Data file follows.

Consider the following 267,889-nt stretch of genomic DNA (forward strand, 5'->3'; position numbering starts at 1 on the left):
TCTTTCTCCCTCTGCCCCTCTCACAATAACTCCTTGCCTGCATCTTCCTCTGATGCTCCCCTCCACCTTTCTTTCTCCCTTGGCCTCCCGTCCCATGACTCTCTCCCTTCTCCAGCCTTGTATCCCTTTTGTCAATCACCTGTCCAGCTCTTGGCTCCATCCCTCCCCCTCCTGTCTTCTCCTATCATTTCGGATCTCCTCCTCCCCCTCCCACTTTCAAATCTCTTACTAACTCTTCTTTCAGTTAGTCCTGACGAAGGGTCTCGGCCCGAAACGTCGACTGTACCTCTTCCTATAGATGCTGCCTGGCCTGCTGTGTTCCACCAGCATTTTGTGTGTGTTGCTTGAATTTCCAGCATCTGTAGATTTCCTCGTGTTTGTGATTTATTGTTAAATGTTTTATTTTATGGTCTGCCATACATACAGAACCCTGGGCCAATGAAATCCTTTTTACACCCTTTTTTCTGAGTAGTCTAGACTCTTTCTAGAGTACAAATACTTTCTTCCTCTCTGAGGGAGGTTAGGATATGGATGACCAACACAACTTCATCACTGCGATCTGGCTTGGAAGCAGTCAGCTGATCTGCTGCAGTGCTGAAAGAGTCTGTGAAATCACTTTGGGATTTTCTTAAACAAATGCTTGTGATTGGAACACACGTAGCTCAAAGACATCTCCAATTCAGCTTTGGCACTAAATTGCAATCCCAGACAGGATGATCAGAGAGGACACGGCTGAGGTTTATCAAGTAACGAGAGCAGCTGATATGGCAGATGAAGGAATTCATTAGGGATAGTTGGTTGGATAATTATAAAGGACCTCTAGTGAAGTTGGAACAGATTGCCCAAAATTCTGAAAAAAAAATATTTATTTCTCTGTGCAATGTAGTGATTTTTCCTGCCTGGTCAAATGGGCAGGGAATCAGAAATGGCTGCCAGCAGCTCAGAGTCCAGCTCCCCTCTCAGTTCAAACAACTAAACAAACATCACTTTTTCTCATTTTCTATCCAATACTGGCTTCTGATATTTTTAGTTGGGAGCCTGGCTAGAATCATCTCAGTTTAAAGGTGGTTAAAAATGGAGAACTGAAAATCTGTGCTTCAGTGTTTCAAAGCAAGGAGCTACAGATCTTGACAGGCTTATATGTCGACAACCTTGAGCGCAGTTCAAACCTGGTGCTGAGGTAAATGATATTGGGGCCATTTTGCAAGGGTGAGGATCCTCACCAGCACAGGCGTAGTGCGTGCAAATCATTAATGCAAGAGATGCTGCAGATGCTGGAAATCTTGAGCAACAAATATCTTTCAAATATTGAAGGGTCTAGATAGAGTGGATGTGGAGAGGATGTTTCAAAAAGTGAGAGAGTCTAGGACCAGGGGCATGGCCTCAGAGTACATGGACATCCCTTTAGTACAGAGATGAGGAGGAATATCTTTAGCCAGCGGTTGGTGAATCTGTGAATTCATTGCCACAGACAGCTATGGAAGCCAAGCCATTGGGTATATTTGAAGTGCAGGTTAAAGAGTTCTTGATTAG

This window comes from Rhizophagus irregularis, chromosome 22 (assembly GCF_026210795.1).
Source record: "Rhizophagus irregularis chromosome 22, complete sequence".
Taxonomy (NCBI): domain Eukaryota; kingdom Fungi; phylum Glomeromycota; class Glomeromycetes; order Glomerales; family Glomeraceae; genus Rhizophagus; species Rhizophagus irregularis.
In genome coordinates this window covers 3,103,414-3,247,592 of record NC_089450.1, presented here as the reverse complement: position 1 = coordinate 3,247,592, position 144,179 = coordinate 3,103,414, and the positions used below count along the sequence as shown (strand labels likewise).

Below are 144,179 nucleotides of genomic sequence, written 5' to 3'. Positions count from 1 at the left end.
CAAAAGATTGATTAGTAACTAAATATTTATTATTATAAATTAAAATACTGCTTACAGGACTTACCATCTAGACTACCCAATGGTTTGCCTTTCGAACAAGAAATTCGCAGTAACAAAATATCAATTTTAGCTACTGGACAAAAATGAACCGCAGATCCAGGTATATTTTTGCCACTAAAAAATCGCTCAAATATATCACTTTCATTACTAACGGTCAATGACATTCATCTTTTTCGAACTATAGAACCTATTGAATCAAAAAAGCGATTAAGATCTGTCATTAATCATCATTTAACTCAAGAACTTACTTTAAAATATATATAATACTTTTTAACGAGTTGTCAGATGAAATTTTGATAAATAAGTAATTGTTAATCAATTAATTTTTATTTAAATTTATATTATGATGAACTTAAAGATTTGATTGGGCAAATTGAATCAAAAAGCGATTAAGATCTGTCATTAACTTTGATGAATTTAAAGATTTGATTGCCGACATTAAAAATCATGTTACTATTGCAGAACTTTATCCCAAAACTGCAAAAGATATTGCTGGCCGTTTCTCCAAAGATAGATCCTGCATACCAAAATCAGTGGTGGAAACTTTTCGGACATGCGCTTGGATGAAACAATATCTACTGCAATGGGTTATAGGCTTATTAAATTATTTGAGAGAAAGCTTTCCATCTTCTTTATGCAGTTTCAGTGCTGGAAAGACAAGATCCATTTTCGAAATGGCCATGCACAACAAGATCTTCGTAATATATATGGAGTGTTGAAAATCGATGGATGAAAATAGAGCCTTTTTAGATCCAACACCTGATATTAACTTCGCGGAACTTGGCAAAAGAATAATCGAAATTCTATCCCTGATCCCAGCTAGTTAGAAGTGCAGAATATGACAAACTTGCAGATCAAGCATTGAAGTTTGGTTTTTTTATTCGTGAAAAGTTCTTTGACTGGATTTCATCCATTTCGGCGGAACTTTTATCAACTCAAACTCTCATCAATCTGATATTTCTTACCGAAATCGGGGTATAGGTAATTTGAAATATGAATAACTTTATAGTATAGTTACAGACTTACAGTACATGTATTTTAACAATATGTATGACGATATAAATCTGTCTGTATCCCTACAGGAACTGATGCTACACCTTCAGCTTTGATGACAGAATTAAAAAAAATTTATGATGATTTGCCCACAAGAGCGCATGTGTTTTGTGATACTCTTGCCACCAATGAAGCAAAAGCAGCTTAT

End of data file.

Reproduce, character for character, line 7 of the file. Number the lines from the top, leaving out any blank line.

Below are 144,179 nucleotides of genomic sequence, written 5' to 3'. Positions count from 1 at the left end.